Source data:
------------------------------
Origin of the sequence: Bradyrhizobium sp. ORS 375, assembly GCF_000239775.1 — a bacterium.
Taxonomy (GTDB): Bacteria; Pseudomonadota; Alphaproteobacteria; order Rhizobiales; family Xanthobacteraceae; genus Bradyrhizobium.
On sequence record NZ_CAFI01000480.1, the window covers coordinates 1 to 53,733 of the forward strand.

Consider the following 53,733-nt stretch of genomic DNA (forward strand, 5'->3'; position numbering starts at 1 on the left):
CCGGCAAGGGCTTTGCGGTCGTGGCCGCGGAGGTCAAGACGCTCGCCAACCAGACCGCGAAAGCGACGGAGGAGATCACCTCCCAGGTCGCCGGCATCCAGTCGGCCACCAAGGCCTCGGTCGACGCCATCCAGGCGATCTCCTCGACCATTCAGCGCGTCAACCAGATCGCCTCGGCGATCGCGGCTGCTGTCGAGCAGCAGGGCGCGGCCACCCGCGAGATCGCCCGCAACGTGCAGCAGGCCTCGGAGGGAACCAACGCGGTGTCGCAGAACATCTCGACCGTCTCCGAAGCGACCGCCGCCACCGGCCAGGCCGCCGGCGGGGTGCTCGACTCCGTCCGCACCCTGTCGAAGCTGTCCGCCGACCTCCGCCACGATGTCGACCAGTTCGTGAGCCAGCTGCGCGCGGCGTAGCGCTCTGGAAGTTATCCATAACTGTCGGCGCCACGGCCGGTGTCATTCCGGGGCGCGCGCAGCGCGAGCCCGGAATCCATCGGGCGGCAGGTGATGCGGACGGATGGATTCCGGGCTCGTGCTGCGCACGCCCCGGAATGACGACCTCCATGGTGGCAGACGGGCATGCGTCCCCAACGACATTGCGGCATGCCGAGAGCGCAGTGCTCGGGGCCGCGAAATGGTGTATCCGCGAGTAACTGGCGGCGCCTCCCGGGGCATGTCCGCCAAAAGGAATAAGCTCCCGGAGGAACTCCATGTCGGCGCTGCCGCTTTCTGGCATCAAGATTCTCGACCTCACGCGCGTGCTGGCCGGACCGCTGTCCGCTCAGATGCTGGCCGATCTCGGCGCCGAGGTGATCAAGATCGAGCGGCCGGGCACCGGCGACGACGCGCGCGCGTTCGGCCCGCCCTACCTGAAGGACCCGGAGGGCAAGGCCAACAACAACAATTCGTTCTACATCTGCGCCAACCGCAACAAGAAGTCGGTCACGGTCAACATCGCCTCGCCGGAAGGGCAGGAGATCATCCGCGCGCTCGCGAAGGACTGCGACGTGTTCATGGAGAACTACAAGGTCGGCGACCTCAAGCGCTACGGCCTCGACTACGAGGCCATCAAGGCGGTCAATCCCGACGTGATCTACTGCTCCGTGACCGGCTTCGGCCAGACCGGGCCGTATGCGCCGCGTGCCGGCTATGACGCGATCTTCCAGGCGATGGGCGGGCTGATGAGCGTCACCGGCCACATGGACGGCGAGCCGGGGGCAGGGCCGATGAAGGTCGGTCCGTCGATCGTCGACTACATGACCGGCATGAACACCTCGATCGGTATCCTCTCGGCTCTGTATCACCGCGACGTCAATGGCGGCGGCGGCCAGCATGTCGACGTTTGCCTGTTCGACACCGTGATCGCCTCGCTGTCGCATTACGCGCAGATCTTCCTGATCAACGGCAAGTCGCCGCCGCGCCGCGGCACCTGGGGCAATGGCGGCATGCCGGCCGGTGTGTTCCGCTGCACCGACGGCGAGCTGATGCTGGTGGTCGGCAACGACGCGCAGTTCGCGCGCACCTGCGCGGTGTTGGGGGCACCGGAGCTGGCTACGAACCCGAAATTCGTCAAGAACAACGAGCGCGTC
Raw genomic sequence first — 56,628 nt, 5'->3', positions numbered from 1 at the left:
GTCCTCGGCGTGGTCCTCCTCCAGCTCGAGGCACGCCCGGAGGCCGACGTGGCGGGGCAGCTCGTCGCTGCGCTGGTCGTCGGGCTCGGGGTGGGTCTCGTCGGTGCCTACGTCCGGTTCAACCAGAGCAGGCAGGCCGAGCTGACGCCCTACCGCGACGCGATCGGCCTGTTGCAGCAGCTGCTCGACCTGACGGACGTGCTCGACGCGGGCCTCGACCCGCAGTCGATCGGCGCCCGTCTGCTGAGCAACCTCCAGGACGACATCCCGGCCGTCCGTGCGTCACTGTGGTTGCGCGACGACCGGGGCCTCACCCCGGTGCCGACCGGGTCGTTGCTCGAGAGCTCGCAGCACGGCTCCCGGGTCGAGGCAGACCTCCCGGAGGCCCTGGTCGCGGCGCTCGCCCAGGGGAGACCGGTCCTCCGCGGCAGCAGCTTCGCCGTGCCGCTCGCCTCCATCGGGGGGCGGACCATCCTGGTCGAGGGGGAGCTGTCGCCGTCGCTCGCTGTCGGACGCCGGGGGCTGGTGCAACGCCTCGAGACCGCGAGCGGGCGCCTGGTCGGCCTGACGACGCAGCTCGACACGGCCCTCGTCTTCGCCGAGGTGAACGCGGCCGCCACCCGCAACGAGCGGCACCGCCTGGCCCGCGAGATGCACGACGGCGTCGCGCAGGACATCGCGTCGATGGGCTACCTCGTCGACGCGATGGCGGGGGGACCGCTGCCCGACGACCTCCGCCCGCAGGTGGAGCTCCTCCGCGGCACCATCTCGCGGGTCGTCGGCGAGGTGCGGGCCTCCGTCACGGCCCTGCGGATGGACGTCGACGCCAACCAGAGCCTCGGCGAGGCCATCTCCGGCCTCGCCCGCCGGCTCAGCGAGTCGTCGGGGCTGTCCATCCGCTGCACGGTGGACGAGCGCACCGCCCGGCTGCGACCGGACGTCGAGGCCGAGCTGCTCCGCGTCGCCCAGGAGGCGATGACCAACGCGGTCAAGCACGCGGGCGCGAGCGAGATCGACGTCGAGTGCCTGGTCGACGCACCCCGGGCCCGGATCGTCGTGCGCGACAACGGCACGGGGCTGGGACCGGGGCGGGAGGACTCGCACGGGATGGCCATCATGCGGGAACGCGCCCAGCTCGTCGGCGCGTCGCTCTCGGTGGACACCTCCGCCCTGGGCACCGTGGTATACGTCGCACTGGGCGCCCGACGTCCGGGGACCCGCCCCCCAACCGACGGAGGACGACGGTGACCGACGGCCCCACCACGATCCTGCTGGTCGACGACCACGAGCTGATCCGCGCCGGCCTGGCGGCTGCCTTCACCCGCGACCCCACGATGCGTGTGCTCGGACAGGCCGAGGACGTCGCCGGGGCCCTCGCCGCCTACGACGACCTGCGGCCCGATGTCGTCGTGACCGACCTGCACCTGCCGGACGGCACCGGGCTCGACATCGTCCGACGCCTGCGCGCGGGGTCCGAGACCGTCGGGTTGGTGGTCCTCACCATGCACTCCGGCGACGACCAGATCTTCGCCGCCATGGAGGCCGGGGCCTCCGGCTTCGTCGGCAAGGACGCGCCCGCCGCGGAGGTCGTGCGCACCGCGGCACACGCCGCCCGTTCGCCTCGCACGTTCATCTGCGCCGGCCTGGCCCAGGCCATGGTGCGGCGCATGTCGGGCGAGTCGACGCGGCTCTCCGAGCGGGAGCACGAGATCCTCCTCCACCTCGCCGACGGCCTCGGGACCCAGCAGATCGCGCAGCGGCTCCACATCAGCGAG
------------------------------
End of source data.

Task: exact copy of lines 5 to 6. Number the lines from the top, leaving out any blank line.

CCGGCAAGGGCTTTGCGGTCGTGGCCGCGGAGGTCAAGACGCTCGCCAACCAGACCGCGAAAGCGACGGAGGAGATCACCTCCCAGGTCGCCGGCATCCAGTCGGCCACCAAGGCCTCGGTCGACGCCATCCAGGCGATCTCCTCGACCATTCAGCGCGTCAACCAGATCGCCTCGGCGATCGCGGCTGCTGTCGAGCAGCAGGGCGCGGCCACCCGCGAGATCGCCCGCAACGTGCAGCAGGCCTCGGAGGGAACCAACGCGGTGTCGCAGAACATCTCGACCGTCTCCGAAGCGACCGCCGCCACCGGCCAGGCCGCCGGCGGGGTGCTCGACTCCGTCCGCACCCTGTCGAAGCTGTCCGCCGACCTCCGCCACGATGTCGACCAGTTCGTGAGCCAGCTGCGCGCGGCGTAGCGCTCTGGAAGTTATCCATAACTGTCGGCGCCACGGCCGGTGTCATTCCGGGGCGCGCGCAGCGCGAGCCCGGAATCCATCGGGCGGCAGGTGATGCGGACGGATGGATTCCGGGCTCGTGCTGCGCACGCCCCGGAATGACGACCTCCATGGTGGCAGACGGGCATGCGTCCCCAACGACATTGCGGCATGCCGAGAGCGCAGTGCTCGGGGCCGCGAAATGGTGTATCCGCGAGTAACTGGCGGCGCCTCCCGGGGCATGTCCGCCAAAAGGAATAAGCTCCCGGAGGAACTCCATGTCGGCGCTGCCGCTTTCTGGCATCAAGATTCTCGACCTCACGCGCGTGCTGGCCGGACCGCTGTCCGCTCAGATGCTGGCCGATCTCGGCGCCGAGGTGATCAAGATCGAGCGGCCGGGCACCGGCGACGACGCGCGCGCGTTCGGCCCGCCCTACCTGAAGGACCCGGAGGGCAAGGCCAACAACAACAATTCGTTCTACATCTGCGCCAACCGCAACAAGAAGTCGGTCACGGTCAACATCGCCTCGCCGGAAGGGCAGGAGATCATCCGCGCGCTCGCGAAGGACTGCGACGTGTTCATGGAGAACTACAAGGTCGGCGACCTCAAGCGCTACGGCCTCGACTACGAGGCCATCAAGGCGGTCAATCCCGACGTGATCTACTGCTCCGTGACCGGCTTCGGCCAGACCGGGCCGTATGCGCCGCGTGCCGGCTATGACGCGATCTTCCAGGCGATGGGCGGGCTGATGAGCGTCACCGGCCACATGGACGGCGAGCCGGGGGCAGGGCCGATGAAGGTCGGTCCGTCGATCGTCGACTACATGACCGGCATGAACACCTCGATCGGTATCCTCTCGGCTCTGTATCACCGCGACGTCAATGGCGGCGGCGGCCAGCATGTCGACGTTTGCCTGTTCGACACCGTGATCGCCTCGCTGTCGCATTACGCGCAGATCTTCCTGATCAACGGCAAGTCGCCGCCGCGCCGCGGCACCTGGGGCAATGGCGGCATGCCGGCCGGTGTGTTCCGCTGCACCGACGGCGAGCTGATGCTGGTGGTCGGCAACGACGCGCAGTTCGCGCGCACCTGCGCGGTGTTGGGGGCACCGGAGCTGGCTACGAACCCGAAATTCGTCAAGAACAACGAGCGCGTC
Raw genomic sequence first — 56,628 nt, 5'->3', positions numbered from 1 at the left: